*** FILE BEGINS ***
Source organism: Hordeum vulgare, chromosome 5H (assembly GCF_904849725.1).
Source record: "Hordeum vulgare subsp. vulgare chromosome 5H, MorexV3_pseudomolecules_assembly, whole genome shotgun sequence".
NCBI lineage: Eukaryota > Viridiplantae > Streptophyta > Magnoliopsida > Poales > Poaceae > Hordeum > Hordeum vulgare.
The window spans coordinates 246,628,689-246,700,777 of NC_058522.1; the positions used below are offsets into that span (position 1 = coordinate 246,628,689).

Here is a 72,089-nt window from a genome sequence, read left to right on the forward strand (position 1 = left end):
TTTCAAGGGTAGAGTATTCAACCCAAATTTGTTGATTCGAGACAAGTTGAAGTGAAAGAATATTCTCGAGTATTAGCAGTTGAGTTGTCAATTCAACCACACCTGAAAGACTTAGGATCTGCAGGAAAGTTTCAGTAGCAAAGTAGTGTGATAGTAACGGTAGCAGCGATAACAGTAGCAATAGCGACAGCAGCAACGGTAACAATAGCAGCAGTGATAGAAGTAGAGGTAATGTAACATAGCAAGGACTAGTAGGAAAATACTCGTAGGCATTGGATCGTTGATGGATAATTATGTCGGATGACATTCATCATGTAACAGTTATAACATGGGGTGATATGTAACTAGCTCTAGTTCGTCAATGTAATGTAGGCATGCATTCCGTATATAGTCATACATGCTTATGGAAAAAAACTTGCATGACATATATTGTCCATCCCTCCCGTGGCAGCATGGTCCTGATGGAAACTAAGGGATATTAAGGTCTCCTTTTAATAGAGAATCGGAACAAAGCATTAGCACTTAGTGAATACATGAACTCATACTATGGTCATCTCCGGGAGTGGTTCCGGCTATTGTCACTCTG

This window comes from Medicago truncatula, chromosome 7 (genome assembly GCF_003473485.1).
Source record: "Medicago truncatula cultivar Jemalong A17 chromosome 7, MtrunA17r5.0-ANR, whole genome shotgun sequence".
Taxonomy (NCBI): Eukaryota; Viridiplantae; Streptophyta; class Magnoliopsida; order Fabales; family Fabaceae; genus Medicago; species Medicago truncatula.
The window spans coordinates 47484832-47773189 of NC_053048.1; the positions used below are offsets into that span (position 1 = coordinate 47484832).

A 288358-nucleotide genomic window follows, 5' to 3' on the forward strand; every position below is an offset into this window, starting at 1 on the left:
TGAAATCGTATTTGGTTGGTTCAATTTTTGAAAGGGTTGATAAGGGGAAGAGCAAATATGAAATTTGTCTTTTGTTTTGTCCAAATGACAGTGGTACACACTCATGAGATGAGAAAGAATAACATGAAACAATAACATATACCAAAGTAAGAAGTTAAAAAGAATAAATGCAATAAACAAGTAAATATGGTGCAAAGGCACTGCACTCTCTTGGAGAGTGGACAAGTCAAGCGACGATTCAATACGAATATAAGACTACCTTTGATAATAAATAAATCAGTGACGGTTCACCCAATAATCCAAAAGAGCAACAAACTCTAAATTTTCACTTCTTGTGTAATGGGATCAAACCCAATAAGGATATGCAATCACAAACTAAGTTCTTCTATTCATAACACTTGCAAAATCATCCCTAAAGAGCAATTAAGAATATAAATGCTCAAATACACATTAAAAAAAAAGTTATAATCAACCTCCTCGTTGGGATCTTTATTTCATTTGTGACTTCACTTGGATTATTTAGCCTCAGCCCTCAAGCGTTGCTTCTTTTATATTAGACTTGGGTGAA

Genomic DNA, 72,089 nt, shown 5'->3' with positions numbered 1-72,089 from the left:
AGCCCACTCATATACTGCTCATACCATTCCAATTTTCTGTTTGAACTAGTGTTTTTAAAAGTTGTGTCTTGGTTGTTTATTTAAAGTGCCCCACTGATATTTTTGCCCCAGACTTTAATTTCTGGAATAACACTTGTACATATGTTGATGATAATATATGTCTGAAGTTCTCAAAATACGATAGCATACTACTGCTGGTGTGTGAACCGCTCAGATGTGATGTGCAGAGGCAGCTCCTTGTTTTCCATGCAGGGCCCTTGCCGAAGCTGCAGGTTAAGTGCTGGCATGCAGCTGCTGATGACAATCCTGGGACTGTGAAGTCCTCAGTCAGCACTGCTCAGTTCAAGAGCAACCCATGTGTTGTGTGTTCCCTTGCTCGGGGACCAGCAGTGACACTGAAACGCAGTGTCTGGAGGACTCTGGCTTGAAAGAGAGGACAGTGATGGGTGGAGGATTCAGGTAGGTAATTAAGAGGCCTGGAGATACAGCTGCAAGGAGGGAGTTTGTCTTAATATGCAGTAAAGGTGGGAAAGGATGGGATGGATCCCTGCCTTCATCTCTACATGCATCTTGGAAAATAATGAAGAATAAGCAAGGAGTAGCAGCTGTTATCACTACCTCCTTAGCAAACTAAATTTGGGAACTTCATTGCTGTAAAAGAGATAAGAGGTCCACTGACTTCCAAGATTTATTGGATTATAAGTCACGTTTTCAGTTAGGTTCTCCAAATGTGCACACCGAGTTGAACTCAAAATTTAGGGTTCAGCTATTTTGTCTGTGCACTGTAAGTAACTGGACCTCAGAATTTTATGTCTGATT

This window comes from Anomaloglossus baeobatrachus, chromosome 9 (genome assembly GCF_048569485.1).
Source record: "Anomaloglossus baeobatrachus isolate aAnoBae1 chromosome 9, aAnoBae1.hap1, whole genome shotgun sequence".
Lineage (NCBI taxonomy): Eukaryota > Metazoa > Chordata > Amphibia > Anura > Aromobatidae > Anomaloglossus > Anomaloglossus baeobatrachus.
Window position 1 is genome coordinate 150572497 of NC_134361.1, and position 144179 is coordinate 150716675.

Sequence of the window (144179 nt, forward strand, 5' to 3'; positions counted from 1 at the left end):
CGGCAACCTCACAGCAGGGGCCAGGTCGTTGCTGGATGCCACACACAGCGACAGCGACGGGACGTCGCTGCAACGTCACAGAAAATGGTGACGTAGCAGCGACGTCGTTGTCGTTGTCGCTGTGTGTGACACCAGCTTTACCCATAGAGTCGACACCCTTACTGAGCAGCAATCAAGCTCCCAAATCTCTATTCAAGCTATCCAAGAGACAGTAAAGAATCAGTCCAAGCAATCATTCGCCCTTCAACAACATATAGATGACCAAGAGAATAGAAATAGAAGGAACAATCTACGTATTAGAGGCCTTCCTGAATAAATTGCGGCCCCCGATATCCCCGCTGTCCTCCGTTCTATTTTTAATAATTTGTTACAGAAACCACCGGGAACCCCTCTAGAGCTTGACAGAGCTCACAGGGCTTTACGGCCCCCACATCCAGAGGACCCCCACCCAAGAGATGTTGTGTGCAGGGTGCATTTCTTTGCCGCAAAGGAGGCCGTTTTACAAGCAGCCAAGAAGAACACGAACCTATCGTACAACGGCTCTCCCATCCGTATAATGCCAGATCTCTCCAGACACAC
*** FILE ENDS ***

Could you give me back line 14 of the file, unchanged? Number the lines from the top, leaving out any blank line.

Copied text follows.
AGCCCACTCATATACTGCTCATACCATTCCAATTTTCTGTTTGAACTAGTGTTTTTAAAAGTTGTGTCTTGGTTGTTTATTTAAAGTGCCCCACTGATATTTTTGCCCCAGACTTTAATTTCTGGAATAACACTTGTACATATGTTGATGATAATATATGTCTGAAGTTCTCAAAATACGATAGCATACTACTGCTGGTGTGTGAACCGCTCAGATGTGATGTGCAGAGGCAGCTCCTTGTTTTCCATGCAGGGCCCTTGCCGAAGCTGCAGGTTAAGTGCTGGCATGCAGCTGCTGATGACAATCCTGGGACTGTGAAGTCCTCAGTCAGCACTGCTCAGTTCAAGAGCAACCCATGTGTTGTGTGTTCCCTTGCTCGGGGACCAGCAGTGACACTGAAACGCAGTGTCTGGAGGACTCTGGCTTGAAAGAGAGGACAGTGATGGGTGGAGGATTCAGGTAGGTAATTAAGAGGCCTGGAGATACAGCTGCAAGGAGGGAGTTTGTCTTAATATGCAGTAAAGGTGGGAAAGGATGGGATGGATCCCTGCCTTCATCTCTACATGCATCTTGGAAAATAATGAAGAATAAGCAAGGAGTAGCAGCTGTTATCACTACCTCCTTAGCAAACTAAATTTGGGAACTTCATTGCTGTAAAAGAGATAAGAGGTCCACTGACTTCCAAGATTTATTGGATTATAAGTCACGTTTTCAGTTAGGTTCTCCAAATGTGCACACCGAGTTGAACTCAAAATTTAGGGTTCAGCTATTTTGTCTGTGCACTGTAAGTAACTGGACCTCAGAATTTTATGTCTGATT